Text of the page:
Jean Jacques Rousseau
dignity and mechanical apparatus of learning. If there is an inferiority, it is in the persons, not in the places or their constitution. And here I can not help confessing that a desire to please the great, and bring them to the universities, causes a compliance with fashionable manners, a relaxation of discipline, and a connivance at ignorance and folly, which errors he confesses occasioned the English universities to be in less repute than they were formerly. The fashion of sending young men thither was even in some degree abated among that class who at the present day would be the most reluctant to omit it--the nobility. The useless and frivolous exercises required for the attainment of academic honors, and the relaxation of discipline, had by this time created a widespread and deeply felt contempt for the whole system of which they formed a part; and the indulgent but candid observer, who tries to dilute his censure with the truism that he could not have been placed anywhere in this sublunary world withou
I can recommend Hubbards bios on Cromwell, Paine and Rousseau. Except for the aforementioned and his essays of John Knox and Wesley I must admit I was unable to finish the book.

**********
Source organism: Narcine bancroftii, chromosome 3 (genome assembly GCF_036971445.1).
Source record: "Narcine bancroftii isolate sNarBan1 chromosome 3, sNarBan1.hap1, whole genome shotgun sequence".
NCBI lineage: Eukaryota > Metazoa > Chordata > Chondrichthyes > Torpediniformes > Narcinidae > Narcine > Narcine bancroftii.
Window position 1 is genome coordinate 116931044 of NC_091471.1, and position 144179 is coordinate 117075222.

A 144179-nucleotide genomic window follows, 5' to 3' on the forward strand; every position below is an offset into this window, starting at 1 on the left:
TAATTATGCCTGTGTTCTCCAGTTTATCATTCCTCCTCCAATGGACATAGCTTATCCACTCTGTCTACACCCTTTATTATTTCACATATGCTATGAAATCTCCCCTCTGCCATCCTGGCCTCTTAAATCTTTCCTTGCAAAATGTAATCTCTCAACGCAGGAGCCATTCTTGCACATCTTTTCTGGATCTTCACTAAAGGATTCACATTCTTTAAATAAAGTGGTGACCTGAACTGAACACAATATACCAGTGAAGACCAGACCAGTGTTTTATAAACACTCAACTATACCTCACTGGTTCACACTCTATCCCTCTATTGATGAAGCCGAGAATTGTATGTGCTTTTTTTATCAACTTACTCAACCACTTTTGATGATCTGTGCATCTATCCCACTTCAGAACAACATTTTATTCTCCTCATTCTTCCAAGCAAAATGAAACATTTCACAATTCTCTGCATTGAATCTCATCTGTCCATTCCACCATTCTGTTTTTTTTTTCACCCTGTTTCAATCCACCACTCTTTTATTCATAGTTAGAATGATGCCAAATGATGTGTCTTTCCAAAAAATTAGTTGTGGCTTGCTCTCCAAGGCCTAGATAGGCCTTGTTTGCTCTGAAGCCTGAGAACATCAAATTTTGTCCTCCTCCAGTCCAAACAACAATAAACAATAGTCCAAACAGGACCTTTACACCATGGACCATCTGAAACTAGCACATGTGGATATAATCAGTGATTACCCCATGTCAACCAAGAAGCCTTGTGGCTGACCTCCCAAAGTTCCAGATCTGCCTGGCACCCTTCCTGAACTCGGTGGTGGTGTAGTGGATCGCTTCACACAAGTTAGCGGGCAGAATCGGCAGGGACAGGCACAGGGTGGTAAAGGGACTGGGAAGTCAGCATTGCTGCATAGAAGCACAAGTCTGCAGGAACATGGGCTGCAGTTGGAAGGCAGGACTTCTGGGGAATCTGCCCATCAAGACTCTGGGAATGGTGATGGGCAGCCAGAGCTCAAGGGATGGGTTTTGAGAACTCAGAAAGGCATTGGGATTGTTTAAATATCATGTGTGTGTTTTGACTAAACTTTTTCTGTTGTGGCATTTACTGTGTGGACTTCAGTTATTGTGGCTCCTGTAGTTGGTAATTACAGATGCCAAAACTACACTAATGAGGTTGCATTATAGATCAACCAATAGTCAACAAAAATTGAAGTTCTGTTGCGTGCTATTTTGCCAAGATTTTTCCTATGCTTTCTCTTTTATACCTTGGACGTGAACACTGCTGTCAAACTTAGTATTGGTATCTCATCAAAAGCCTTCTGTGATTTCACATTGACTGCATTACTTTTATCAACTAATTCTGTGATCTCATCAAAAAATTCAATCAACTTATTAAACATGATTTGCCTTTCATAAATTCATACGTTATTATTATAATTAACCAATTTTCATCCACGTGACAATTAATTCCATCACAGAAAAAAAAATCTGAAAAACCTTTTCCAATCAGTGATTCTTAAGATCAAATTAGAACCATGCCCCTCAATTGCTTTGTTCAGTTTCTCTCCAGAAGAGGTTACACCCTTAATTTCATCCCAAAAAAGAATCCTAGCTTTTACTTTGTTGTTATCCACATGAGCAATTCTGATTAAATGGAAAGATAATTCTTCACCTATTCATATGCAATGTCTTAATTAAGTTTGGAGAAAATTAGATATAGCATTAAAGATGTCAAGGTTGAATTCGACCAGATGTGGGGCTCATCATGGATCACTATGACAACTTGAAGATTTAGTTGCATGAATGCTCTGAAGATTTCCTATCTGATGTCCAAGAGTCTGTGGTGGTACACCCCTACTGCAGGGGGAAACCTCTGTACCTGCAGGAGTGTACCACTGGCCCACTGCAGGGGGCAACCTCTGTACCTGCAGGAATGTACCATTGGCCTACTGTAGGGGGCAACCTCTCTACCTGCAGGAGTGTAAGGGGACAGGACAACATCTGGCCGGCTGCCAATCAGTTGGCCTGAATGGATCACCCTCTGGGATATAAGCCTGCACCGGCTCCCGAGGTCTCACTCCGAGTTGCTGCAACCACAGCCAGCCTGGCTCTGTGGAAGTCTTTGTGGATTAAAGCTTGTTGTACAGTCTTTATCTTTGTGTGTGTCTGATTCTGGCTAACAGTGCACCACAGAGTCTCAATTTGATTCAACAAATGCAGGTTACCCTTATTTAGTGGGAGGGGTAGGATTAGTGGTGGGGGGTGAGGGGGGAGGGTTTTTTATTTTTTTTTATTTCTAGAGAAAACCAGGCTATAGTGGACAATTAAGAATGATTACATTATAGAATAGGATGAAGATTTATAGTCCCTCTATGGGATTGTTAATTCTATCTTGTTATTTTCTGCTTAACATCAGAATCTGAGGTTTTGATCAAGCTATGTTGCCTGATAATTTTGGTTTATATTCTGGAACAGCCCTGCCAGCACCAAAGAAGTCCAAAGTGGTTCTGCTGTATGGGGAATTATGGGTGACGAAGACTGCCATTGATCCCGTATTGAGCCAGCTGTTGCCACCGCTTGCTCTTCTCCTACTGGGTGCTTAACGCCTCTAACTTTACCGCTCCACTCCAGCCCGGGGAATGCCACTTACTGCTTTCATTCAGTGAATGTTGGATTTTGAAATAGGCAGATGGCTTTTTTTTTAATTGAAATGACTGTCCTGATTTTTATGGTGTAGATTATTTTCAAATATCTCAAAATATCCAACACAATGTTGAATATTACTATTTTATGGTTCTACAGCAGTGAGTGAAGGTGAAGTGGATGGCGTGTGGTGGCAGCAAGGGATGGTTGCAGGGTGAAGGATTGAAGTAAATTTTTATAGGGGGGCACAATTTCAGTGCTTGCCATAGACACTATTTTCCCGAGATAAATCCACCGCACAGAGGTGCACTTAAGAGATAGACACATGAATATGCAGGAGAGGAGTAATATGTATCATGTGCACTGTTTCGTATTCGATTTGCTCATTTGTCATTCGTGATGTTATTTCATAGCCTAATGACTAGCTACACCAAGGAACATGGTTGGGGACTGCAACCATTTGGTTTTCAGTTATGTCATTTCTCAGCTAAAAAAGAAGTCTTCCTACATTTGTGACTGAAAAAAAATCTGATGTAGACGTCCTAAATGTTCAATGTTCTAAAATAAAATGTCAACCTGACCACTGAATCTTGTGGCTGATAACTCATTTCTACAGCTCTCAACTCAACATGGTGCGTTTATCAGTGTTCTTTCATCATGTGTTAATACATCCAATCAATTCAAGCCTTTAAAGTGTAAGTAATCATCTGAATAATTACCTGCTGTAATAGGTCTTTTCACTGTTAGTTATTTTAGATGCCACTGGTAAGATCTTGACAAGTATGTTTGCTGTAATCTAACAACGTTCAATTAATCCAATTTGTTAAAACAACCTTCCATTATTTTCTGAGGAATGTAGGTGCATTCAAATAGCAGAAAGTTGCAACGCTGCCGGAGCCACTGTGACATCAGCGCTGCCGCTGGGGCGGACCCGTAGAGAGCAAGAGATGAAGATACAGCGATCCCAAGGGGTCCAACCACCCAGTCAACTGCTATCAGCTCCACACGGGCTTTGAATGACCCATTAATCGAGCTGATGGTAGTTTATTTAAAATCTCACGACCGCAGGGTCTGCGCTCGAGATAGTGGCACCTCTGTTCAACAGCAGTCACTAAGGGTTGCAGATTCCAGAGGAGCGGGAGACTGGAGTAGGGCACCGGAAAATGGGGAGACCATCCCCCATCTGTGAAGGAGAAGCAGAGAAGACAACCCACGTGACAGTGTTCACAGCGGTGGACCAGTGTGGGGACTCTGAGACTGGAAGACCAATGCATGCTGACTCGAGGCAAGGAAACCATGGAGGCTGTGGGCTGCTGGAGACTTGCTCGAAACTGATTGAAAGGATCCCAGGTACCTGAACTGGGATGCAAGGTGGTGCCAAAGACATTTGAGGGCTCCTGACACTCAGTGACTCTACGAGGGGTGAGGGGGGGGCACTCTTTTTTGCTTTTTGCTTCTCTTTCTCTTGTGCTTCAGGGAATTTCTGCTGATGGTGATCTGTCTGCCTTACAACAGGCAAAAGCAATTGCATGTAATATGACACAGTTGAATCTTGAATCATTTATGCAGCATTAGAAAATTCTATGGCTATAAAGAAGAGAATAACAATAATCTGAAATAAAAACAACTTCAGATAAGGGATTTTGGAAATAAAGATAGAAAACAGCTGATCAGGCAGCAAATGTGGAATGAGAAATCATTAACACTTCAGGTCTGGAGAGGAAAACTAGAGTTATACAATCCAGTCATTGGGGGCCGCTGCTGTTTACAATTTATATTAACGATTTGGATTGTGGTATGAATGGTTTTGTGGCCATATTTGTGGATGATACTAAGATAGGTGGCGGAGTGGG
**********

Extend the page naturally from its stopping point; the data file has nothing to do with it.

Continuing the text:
I was drawn to the author when looking through the list of authors in the genre section of ManyBooks. This author had the same name as the co-founder of the Roycroft artist community which was responsible for much of the arts and crafts furniture constructed in the last part of the 19th century. I was much surprised to find they were one and the same person. His furniture and pottery were greatly superior to his writing.
Please do not take this as a negative comment concerning Hubbard. Very few of us do anything even remotely near the quality and originality of Roycroft.